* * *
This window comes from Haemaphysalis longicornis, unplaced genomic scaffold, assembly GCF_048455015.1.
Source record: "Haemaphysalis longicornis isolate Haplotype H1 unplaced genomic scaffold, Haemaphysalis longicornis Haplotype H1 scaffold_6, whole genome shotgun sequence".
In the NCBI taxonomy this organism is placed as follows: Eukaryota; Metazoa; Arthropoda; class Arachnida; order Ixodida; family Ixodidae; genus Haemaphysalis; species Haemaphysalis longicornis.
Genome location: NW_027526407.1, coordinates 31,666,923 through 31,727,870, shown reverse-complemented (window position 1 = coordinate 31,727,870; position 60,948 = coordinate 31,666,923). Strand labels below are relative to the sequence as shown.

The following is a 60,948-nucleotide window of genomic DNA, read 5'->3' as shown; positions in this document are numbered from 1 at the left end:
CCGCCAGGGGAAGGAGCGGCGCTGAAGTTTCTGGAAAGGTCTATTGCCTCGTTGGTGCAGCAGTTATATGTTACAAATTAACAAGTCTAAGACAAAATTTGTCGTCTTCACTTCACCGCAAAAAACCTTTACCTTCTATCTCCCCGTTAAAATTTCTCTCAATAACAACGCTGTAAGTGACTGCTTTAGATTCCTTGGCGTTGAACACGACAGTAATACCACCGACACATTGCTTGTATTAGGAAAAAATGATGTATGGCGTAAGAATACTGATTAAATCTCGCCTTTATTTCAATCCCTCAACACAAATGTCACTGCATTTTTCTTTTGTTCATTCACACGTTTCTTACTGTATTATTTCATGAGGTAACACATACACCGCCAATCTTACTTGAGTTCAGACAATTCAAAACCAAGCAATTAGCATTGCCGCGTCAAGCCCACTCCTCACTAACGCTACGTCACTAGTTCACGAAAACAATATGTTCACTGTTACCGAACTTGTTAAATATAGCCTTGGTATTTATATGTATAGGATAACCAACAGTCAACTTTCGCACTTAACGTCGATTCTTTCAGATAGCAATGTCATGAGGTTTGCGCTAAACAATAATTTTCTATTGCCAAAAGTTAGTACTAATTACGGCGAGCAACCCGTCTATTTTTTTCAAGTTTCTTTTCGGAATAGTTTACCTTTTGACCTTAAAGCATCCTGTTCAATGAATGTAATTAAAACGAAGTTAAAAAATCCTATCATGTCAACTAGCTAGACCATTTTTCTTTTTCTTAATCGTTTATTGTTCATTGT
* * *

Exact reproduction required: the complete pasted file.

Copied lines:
This window comes from Haemaphysalis longicornis, unplaced genomic scaffold, assembly GCF_048455015.1.
Source record: "Haemaphysalis longicornis isolate Haplotype H1 unplaced genomic scaffold, Haemaphysalis longicornis Haplotype H1 scaffold_6, whole genome shotgun sequence".
In the NCBI taxonomy this organism is placed as follows: Eukaryota; Metazoa; Arthropoda; class Arachnida; order Ixodida; family Ixodidae; genus Haemaphysalis; species Haemaphysalis longicornis.
Genome location: NW_027526407.1, coordinates 31,666,923 through 31,727,870, shown reverse-complemented (window position 1 = coordinate 31,727,870; position 60,948 = coordinate 31,666,923). Strand labels below are relative to the sequence as shown.

The following is a 60,948-nucleotide window of genomic DNA, read 5'->3' as shown; positions in this document are numbered from 1 at the left end:
CCGCCAGGGGAAGGAGCGGCGCTGAAGTTTCTGGAAAGGTCTATTGCCTCGTTGGTGCAGCAGTTATATGTTACAAATTAACAAGTCTAAGACAAAATTTGTCGTCTTCACTTCACCGCAAAAAACCTTTACCTTCTATCTCCCCGTTAAAATTTCTCTCAATAACAACGCTGTAAGTGACTGCTTTAGATTCCTTGGCGTTGAACACGACAGTAATACCACCGACACATTGCTTGTATTAGGAAAAAATGATGTATGGCGTAAGAATACTGATTAAATCTCGCCTTTATTTCAATCCCTCAACACAAATGTCACTGCATTTTTCTTTTGTTCATTCACACGTTTCTTACTGTATTATTTCATGAGGTAACACATACACCGCCAATCTTACTTGAGTTCAGACAATTCAAAACCAAGCAATTAGCATTGCCGCGTCAAGCCCACTCCTCACTAACGCTACGTCACTAGTTCACGAAAACAATATGTTCACTGTTACCGAACTTGTTAAATATAGCCTTGGTATTTATATGTATAGGATAACCAACAGTCAACTTTCGCACTTAACGTCGATTCTTTCAGATAGCAATGTCATGAGGTTTGCGCTAAACAATAATTTTCTATTGCCAAAAGTTAGTACTAATTACGGCGAGCAACCCGTCTATTTTTTTCAAGTTTCTTTTCGGAATAGTTTACCTTTTGACCTTAAAGCATCCTGTTCAATGAATGTAATTAAAACGAAGTTAAAAAATCCTATCATGTCAACTAGCTAGACCATTTTTCTTTTTCTTAATCGTTTATTGTTCATTGT